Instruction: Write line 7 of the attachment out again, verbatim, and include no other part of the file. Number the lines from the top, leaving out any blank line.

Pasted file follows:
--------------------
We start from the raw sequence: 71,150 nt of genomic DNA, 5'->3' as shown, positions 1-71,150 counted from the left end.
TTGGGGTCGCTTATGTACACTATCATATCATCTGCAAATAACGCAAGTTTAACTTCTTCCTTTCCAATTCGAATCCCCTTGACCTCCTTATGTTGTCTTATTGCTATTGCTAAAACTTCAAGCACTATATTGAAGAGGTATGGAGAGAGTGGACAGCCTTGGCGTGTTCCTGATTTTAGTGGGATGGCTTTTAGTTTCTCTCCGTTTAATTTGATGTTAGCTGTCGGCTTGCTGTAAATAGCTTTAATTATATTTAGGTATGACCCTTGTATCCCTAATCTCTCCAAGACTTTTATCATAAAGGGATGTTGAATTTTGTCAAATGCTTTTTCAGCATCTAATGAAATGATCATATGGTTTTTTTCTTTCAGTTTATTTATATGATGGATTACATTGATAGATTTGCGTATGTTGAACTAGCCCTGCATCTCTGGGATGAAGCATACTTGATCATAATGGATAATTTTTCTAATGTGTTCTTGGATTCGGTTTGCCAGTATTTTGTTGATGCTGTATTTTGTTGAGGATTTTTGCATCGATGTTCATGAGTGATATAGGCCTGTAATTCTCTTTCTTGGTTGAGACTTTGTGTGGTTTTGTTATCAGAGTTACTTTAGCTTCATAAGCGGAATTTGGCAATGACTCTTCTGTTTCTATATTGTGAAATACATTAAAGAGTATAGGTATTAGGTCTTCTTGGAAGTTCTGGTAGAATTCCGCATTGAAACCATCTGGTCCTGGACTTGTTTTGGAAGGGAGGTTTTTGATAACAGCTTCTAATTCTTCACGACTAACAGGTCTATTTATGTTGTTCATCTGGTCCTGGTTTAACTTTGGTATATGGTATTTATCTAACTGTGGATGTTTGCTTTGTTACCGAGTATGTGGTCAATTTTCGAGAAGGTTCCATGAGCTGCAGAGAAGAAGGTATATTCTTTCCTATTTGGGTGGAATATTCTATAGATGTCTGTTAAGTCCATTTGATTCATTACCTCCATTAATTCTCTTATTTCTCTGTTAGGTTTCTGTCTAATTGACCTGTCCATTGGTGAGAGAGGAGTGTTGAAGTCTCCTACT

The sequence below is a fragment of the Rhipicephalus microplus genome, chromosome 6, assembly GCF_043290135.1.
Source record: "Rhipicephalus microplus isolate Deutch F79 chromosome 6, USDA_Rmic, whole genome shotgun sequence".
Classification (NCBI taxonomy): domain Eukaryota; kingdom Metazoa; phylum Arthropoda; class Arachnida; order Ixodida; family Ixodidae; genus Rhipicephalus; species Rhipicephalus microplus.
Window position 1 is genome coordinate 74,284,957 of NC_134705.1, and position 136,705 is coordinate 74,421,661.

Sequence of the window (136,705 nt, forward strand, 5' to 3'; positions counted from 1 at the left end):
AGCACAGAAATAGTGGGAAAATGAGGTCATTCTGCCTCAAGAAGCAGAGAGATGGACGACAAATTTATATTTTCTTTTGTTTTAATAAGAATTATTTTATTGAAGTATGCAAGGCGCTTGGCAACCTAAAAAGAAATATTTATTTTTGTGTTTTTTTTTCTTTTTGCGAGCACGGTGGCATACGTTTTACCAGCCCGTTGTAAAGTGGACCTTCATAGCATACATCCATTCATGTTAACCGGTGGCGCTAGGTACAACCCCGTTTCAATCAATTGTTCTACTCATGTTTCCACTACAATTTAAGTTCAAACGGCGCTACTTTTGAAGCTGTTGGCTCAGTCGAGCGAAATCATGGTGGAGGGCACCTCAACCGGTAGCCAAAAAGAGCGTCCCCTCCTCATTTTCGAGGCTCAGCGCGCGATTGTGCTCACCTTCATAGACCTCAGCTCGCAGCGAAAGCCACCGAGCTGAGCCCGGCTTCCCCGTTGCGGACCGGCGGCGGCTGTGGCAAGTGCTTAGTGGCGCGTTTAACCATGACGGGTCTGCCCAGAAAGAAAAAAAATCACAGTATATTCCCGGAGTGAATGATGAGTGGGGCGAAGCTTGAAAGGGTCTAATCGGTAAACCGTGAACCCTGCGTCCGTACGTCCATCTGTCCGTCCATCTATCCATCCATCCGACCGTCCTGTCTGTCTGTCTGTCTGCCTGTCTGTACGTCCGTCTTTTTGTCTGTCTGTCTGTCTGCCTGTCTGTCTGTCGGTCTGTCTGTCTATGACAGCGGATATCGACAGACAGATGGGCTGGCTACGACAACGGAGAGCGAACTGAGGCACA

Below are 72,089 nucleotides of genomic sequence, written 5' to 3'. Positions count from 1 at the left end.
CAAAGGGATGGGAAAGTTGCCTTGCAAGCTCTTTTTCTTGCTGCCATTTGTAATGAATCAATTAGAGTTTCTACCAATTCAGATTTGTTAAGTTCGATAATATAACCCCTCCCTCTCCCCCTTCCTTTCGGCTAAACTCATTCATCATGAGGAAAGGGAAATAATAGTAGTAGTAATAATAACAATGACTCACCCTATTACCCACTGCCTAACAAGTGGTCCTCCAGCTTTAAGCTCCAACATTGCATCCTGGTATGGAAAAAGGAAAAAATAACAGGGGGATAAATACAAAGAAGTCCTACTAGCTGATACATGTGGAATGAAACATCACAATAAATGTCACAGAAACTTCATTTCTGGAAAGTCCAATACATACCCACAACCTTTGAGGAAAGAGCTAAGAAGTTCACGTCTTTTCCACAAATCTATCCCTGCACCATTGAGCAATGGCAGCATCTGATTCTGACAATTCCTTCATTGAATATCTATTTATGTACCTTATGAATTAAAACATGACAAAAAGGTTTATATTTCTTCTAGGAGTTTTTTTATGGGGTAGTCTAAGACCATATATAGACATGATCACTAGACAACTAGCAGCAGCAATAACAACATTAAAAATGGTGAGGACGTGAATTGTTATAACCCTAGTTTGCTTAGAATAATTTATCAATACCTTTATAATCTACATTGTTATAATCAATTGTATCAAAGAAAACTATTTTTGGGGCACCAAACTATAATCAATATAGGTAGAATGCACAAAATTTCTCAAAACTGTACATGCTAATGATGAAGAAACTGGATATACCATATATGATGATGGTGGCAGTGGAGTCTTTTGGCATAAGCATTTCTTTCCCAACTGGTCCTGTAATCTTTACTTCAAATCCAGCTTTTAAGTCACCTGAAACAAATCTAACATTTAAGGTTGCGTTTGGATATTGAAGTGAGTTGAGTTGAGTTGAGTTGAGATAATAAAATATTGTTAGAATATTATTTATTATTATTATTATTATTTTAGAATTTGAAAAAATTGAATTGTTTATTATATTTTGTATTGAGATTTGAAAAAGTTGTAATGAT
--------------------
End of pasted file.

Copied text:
Sequence of the window (136,705 nt, forward strand, 5' to 3'; positions counted from 1 at the left end):